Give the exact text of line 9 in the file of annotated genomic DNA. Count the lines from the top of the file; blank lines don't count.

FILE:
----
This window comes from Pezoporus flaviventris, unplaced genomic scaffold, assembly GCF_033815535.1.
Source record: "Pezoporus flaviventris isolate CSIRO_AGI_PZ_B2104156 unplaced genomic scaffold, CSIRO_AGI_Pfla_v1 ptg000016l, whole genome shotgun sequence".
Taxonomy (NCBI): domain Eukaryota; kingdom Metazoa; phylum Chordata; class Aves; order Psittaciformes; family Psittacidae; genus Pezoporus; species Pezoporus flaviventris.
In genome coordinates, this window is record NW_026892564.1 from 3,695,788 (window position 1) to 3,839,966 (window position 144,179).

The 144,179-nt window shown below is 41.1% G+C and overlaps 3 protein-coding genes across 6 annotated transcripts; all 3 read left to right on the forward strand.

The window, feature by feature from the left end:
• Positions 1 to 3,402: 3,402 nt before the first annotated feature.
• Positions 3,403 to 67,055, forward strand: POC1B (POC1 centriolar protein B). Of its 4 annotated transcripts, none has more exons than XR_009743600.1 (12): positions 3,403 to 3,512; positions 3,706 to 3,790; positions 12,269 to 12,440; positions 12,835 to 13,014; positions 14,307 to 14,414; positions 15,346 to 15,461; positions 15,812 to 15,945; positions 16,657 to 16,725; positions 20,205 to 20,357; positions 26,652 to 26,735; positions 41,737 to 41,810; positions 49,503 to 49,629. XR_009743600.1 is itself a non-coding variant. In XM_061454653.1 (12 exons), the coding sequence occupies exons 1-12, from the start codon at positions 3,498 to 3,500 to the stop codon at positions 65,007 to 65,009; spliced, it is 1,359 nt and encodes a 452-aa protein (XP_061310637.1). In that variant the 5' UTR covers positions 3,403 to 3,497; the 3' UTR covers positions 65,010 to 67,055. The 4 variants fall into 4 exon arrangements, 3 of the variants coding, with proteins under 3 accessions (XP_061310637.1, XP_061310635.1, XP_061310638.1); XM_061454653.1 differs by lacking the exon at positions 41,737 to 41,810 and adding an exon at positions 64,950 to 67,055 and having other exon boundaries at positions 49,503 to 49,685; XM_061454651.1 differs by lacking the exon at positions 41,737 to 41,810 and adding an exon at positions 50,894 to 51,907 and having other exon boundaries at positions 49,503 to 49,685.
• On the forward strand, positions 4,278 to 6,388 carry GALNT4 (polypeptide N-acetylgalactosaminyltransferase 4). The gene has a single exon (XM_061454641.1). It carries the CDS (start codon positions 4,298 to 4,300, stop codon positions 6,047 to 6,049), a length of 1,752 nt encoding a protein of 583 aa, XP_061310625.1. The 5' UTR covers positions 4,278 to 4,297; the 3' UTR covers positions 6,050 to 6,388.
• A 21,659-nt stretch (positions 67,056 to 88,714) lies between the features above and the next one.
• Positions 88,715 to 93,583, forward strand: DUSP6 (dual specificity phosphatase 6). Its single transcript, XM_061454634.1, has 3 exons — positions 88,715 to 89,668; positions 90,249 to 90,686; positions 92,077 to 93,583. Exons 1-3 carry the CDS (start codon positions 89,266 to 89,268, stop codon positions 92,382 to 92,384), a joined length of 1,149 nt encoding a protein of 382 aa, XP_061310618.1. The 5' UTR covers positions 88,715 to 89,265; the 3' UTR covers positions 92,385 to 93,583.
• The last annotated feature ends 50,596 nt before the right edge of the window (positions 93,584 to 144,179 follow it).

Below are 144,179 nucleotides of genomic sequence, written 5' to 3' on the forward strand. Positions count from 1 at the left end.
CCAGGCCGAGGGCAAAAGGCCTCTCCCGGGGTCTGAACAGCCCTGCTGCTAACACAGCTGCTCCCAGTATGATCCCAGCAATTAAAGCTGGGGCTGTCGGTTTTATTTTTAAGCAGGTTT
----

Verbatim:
• On the forward strand, positions 4,278 to 6,388 carry GALNT4 (polypeptide N-acetylgalactosaminyltransferase 4). The gene has a single exon (XM_061454641.1). It carries the CDS (start codon positions 4,298 to 4,300, stop codon positions 6,047 to 6,049), a length of 1,752 nt encoding a protein of 583 aa, XP_061310625.1. The 5' UTR covers positions 4,278 to 4,297; the 3' UTR covers positions 6,050 to 6,388.